Bath/Badon

   Bath has long been connected with the historic Arthurian Battle of Badon mentioned in Nennius.
   Tim and Annette Birkitt in ‘The Frontier Zone and the Siege of Mount Badon: a review of the evidence for their location’, Somerset Archaeology and Natural History’, Vol 134, 1990, explain that, The Burghal Hidage documents (C13th copies of C10th originals) use the names Baþan, baderan, badecan, bathe and Badaran. Bathu was used in the C12 copy of the foundation charter of the Bath Cartulary (675AD), and that versions of the Domesday Book record the names Batha, Bathae, Bathoniensis, Bada and Bade. Also, Ecgfrith, a Mercian King issued a charter in 796AD from ‘that celebrated town which is called in Saxon tongue aet Baþun’.
   Rev. Professor Earle, ‘Bath During British Independence’, from ‘Handbook to Bath’, The British Association, 1888, extracts from ‘From the Departure of the Roman Legions to the Desolation of Akeman (1) AD 410 –577’. "The departure of the Legions must have greatly lowered the splendour and the commercial activity of Aquae, and have made it seem to its denizens a dull and miserable place. I assume that Aquae was the usual and colloquial name, and that the full-length designation Aquae Sulis was not employed in speech but only in formal writings, or in lapidary inscriptions. This ‘Aquae’ would in pronunciation have sounded like Ak-e. We are not without data in this matter; in Roman times there were various places called Aquae, and the modern forms which such names now bear afford elements of evidence concerning the pronunciation in the time of the later Roman Empire. The German name Aachen represents Aquae, so do the French names Aix, Ax, and Dax; the latter, the name of a town in the Pyrenees, is for De Aquis. …. … of all the barbarian settlements on our coasts, the most important for the general history of England is the one which also absorbed our city. The earliest date that has been assigned for the landing of the West Saxons under Cerdic is 495. A long time was to elapse before they reached this western country, and the steps of their progress in the interval would have formed no legitimate part of the present narrative, but for the fact that by a grotesque mistake a marked event which happened at an early stage of that interval has imbedded itself in the history of Bath. The memorable siege of Mons Badonicus, where the Walas dealt a severe blow upon the Saxons, has been fixed, by the help of data in the book of Gildas, to the year 520. Dr Guest identified Mons Badonicus with Badbury Rings, near Wimbourne, and the identification is now generally accepted. Previously it had been identified with Bath, and Banner Down was the spot fixed upon for the battlefield, because it seemed to offer a sort of translation of Mons Badonicus, as well as a vague echo in similarity of sound. But it was upon Bath that the word fastened itself etymologically, as if Badonicus, which might pass for an adjective of Bathonia. It did not trouble the old antiquarians that they were elucidating a word from the sixth century by help of another word which had no existence until the tenth."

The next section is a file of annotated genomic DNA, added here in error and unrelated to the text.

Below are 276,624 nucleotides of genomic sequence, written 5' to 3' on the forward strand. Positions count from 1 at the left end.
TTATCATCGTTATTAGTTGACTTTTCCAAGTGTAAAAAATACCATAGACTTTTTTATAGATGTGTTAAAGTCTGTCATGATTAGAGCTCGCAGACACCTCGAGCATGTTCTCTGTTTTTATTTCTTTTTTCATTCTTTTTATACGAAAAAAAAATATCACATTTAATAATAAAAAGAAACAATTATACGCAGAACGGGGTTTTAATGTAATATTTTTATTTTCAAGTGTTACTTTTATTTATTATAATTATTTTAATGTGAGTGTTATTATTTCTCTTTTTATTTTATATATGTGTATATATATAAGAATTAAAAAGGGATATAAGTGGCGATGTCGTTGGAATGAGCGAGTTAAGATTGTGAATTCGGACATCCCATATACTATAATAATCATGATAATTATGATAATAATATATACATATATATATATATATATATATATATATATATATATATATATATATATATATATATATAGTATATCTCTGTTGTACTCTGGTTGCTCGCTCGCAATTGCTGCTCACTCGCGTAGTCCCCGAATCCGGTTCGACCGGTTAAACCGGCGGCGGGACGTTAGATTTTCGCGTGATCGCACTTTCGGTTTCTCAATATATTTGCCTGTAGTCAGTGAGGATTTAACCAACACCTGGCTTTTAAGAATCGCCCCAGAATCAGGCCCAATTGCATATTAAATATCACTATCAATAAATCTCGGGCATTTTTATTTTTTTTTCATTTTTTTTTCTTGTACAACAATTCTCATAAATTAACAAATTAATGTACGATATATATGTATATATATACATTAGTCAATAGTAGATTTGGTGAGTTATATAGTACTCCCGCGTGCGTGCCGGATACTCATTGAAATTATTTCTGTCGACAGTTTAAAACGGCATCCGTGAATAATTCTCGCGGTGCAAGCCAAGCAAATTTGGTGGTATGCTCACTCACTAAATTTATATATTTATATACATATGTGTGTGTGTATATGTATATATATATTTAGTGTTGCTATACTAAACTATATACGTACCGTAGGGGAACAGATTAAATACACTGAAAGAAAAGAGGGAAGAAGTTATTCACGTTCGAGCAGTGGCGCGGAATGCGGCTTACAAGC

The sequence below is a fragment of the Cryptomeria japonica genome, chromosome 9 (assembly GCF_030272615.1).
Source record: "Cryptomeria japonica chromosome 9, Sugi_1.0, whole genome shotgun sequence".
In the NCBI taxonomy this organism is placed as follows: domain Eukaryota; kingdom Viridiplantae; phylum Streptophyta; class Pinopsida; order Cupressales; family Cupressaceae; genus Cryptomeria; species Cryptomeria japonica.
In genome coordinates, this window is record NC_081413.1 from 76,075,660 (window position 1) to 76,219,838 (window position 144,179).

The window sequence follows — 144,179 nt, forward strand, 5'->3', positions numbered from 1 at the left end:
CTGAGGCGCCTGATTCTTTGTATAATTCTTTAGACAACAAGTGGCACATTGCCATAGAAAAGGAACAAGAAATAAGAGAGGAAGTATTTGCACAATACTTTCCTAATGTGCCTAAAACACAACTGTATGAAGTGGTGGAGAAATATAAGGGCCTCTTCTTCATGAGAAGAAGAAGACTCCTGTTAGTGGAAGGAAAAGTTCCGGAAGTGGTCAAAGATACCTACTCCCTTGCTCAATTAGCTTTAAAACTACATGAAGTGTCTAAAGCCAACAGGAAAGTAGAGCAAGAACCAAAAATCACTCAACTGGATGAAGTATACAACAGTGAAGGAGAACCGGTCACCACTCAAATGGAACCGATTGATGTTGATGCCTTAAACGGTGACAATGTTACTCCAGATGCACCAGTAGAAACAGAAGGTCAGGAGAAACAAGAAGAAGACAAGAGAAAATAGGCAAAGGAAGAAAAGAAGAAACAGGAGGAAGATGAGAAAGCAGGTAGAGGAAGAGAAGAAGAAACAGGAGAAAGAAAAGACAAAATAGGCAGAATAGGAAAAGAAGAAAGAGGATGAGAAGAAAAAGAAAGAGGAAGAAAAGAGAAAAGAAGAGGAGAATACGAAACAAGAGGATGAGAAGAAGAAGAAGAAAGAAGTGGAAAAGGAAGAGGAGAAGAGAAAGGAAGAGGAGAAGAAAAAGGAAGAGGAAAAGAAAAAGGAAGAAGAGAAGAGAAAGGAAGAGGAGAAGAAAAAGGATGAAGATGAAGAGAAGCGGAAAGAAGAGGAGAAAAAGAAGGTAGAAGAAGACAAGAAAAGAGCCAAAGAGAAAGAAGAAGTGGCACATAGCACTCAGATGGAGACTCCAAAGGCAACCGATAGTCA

John Britton in his ‘The History and Antiquities of Bath Abbey Church’, stated "Before, however, they obtained possession of Bath, the Saxon hordes are stated to have been twice defeated, with immense slaughter, on Mons Badonicus, perhaps Bannerdown (a hill close on the north-east of Bath), in its immediate vicinity, by the British King Arthur, in the years 493 and 520. They proved victorious, however, in 577, when their chiefs, Cuthwin, and Ceawlin King of Wessex, defeated the British kings Commail, Condida, and Farinmail, at Dyrham, about eight miles distant, and took the three cities of Baþan cearcen*, Cirencester, and Gloucester. Under the sway of the Saxons, Bath received the appropriate names of Hat Bathun, or Bathum*, and Acemannes-cestre*, or the Sick Man’s City; by these appellations, and their derivatives, Balnea*, Badonia*, Badonessa*, Bathonia*, Acamanni*, Achamanni*, and Achumanensi*, it is subsequently designated in the Saxon and Monkish chronicles".
   Rodney Casledon in his 'King Arthur; the truth behind the legend', Routledge, 2000, draws upon the arguments of John Morris and the Burkitt's, and states boldly that, "if ever archaeology shouted 'they shall not pass!', it was here in Dark Age Bath'. The positioning of the East Wansdyke, and other Wansdyke-like earthworks on the western approaches to Bath; and the positioning of the West Wansdyke, that suggests that its builders would retreat to the south of Bath if the city fell, demonstrate that the city was strongly defended to the north-east, and that its' defenders had prepared to abandon the city and defend Northern Somerset."